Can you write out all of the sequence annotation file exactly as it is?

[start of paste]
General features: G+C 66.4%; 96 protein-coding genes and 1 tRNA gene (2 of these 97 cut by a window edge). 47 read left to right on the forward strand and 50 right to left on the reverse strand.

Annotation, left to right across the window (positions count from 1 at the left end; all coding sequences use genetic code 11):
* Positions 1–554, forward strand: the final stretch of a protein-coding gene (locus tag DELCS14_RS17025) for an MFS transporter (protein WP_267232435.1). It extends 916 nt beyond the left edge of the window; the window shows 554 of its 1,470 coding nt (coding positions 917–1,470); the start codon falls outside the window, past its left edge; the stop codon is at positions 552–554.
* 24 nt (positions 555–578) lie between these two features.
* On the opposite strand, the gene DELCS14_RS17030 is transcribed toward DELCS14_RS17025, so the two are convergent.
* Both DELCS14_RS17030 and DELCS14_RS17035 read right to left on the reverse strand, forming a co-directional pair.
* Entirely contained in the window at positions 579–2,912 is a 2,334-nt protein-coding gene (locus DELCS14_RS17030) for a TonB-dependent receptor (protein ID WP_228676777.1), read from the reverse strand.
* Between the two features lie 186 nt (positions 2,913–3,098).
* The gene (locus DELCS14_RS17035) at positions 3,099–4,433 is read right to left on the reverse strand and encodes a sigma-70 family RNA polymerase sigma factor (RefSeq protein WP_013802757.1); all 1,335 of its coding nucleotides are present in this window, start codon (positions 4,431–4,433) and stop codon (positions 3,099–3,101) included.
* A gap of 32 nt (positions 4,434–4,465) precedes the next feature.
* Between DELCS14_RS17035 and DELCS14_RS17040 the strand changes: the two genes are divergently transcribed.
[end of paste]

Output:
General features: G+C 66.4%; 96 protein-coding genes and 1 tRNA gene (2 of these 97 cut by a window edge). 47 read left to right on the forward strand and 50 right to left on the reverse strand.

Annotation, left to right across the window (positions count from 1 at the left end; all coding sequences use genetic code 11):
* Positions 1–554, forward strand: the final stretch of a protein-coding gene (locus tag DELCS14_RS17025) for an MFS transporter (protein WP_267232435.1). It extends 916 nt beyond the left edge of the window; the window shows 554 of its 1,470 coding nt (coding positions 917–1,470); the start codon falls outside the window, past its left edge; the stop codon is at positions 552–554.
* 24 nt (positions 555–578) lie between these two features.
* On the opposite strand, the gene DELCS14_RS17030 is transcribed toward DELCS14_RS17025, so the two are convergent.
* Both DELCS14_RS17030 and DELCS14_RS17035 read right to left on the reverse strand, forming a co-directional pair.
* Entirely contained in the window at positions 579–2,912 is a 2,334-nt protein-coding gene (locus DELCS14_RS17030) for a TonB-dependent receptor (protein ID WP_228676777.1), read from the reverse strand.
* Between the two features lie 186 nt (positions 2,913–3,098).
* The gene (locus DELCS14_RS17035) at positions 3,099–4,433 is read right to left on the reverse strand and encodes a sigma-70 family RNA polymerase sigma factor (RefSeq protein WP_013802757.1); all 1,335 of its coding nucleotides are present in this window, start codon (positions 4,431–4,433) and stop codon (positions 3,099–3,101) included.
* A gap of 32 nt (positions 4,434–4,465) precedes the next feature.
* Between DELCS14_RS17035 and DELCS14_RS17040 the strand changes: the two genes are divergently transcribed.